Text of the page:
There are still more snags. You feel tired, you have headaches, suffer from insomnia, possibly have pins-and-needles in your feet and hands, but, above all, racing isn't going well. You are sure you're anaemic. You ask your doctor for a blood test and when the result comes back you are amazed to find that your Hb count is normal! The Hb test is only a measure of the oxygen-carrying power of your blood, it's not a true measure of your body's iron reserves. To his cost, this is what Alberto Salazar, the marathoner, discovered just before the 1984 Olympics. At that time he held the world record (2:08:13). He began to lose form, and blood tests - serum iron and haemoglobin - were normal. An accurate measure of your iron stores comes from testing serum ferritin levels. If the serum ferritin level falls too low, the bone stem cells that grow into blood cells may be permanently damaged. Always emphasize to your doctor when you want a blood test that you must have particular attention paid to your serum ferritin levels. These should be:- males: 30-160ng / 100mls, and females: 25-100ng / 100mls. Ng stands for nammogrammes. Figures of 20 and 12 respectively are serious. Some research on an American High School cross-country team who were monitored throughout the season suggested that girls who had low serum ferritin levels were three times more prone to injury because their muscles tired more easily and gave less support to tendons and ligaments.

What's the bottom line? All runners are recommended to take synergistic iron capsules made by QUEST. These contain all the pro-absorbing vitamins and minerals as well as 15mg of iron. That, plus iron in your diet should keep you well topped up. The highest concentration of iron is found in curry powder and oysters. Only cereals which are fortified with iron should be consumed.

We are conditioned to drinking water when we feel thirsty. Too late! When you do this, you are well on your way to dehydrating. Make no mistake about it, this affects performance. At a BMC training day at Aldershot in the winter, two females had a lactate threshold test (4 minutes of sub-maximal running repeated with blood tests to ascertain what running speed produced an upsurge in lactic acid.). The tests revealed a malformation of red cells caused by dehydration. And, this was after sub-maximal running efforts lasting 4 minutes only. Run the tap a few seconds in the morning in case water has been in lead or copper pipes overnight, then, knock back a pint. By the way, avoid drinking soft-water. It may be good for washing-up but it's not good for your heart. Heart troubles have now been linked with areas of soft water. Drink bottled water if you have a water-softener in the house, better still, chuck it out.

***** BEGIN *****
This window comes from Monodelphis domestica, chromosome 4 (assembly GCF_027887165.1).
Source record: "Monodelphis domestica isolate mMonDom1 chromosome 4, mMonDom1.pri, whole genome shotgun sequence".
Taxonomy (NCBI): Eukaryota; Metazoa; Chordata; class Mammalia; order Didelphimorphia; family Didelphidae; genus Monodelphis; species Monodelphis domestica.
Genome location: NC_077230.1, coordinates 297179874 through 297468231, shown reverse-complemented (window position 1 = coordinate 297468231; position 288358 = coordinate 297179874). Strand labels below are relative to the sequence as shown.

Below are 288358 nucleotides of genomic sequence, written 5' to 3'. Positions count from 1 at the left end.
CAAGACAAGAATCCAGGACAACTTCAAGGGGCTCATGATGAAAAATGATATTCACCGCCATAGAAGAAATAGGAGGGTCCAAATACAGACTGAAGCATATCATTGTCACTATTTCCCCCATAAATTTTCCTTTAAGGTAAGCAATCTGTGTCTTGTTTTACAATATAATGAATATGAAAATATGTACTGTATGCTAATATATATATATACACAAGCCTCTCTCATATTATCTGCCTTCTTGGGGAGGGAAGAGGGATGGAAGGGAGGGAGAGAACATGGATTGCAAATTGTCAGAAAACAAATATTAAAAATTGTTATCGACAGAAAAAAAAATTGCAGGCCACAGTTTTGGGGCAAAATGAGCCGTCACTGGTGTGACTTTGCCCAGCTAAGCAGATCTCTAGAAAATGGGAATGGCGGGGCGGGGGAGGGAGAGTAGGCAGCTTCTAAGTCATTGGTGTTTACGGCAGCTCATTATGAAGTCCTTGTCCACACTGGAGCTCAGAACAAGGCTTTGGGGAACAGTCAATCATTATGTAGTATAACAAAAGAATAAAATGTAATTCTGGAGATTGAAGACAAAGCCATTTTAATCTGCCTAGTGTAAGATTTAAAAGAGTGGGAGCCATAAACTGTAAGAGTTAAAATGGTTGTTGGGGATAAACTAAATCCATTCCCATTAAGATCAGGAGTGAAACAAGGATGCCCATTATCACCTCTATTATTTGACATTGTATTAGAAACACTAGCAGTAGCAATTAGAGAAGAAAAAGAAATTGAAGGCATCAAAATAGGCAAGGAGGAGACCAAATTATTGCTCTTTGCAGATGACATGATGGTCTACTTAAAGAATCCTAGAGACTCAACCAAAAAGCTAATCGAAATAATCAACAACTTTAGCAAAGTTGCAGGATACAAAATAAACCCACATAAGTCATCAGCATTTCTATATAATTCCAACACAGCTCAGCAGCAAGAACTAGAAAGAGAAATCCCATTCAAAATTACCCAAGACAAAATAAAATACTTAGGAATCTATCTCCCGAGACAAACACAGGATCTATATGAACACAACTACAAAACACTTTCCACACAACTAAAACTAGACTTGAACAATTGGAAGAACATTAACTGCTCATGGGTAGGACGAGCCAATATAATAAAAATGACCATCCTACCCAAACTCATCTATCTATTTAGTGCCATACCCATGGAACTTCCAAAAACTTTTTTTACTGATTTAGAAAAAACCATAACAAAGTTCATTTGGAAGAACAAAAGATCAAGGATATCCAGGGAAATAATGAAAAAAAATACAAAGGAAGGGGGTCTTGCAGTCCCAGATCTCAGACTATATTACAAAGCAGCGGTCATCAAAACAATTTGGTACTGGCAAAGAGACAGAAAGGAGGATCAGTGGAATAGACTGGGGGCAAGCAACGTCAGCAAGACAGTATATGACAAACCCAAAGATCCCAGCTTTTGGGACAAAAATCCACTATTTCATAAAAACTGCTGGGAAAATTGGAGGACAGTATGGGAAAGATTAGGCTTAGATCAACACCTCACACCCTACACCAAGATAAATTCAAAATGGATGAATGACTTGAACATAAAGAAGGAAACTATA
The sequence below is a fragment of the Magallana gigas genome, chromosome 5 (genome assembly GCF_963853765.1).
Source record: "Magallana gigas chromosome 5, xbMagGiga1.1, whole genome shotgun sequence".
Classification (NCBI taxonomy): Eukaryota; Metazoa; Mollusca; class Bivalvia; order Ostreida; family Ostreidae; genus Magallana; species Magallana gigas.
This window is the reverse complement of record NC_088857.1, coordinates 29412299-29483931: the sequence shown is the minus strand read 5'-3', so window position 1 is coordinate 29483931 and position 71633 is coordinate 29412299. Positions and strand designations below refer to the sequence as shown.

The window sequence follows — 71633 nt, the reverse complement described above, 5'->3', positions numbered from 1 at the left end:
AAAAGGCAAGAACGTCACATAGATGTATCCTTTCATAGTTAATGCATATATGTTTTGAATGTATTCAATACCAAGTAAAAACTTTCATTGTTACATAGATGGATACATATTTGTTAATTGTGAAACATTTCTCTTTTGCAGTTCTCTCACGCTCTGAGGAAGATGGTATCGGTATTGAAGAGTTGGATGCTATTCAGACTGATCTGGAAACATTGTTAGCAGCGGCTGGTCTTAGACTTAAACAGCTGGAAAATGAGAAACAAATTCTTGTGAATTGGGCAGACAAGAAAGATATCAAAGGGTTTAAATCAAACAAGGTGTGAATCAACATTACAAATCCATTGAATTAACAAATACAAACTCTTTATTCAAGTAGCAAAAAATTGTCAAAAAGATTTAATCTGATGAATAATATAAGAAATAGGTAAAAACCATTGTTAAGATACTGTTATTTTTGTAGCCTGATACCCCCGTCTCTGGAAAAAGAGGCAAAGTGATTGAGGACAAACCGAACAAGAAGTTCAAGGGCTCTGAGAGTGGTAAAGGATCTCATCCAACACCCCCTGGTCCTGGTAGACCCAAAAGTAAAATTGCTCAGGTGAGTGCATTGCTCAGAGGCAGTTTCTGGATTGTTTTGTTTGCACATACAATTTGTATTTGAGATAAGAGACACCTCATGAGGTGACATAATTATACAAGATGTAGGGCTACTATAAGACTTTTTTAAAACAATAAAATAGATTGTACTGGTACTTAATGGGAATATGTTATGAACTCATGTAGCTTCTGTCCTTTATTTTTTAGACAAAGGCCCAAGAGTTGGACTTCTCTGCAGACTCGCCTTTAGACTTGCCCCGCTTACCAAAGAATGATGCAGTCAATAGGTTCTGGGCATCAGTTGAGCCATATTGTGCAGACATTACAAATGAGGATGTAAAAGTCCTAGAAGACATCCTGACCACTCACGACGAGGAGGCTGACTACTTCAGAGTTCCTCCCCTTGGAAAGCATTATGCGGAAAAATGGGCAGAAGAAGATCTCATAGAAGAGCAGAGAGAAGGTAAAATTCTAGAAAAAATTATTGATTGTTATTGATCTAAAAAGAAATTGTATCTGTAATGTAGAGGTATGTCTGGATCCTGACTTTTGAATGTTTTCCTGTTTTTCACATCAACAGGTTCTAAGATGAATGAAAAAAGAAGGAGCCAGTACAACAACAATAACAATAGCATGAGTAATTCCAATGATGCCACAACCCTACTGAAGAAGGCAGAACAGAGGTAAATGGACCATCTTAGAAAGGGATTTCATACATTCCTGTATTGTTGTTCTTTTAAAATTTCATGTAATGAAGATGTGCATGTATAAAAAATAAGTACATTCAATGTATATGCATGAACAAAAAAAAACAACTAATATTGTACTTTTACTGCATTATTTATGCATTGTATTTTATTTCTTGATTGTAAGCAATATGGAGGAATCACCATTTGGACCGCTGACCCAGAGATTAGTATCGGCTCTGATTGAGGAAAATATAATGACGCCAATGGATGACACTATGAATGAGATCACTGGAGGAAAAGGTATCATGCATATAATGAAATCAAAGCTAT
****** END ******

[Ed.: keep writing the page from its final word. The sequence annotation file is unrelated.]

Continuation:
Once the temperature climbs above 70 degrees F. (20 degrees C.), make a point of drinking half-a-pint of water every hour. Assuming you are awake 16 hours, that's 8 pints of water daily. Signs of dehydration are dark-coloured urine and daily loss of weight even if minute. Some revealing research has been done with WATER BOOSTING before a marathon. Twenty-three marathoners were asked to run the marathon with and without water-loading. ALL of them ran 20-seconds a mile faster with water-boosting.

The procedure was:-

1. Four hours before the race drink 8oz glass of water every 15 minutes.

2. Stop one hour before the event but drink another two glasses between 30 and 20 minutes before you start. You will pass urine in the last minutes up to the gun.

3. Take on water at all feeding stations.

Don't worry about urgent loo visits. You will pass 50 oz of urine during the four hours, but you will be pre-hydrated by some 40ozs and if you have carbo-loaded you will have another 46ozs. That's a total of 86ozs to combat sweat loss which can cause a 5 per cent drop in bodyweight. This method restricts weight loss to 2 per cent. Try it out in training before your long run several times before the big day.

If you like running, you will like it more if you get better at it. This requires leaving no stone unturned. Be able to say 20 years hence, "You know, I gave running my best shots. I surprised myself. I achieved what I thought I would never achieve - I felt I had done something special."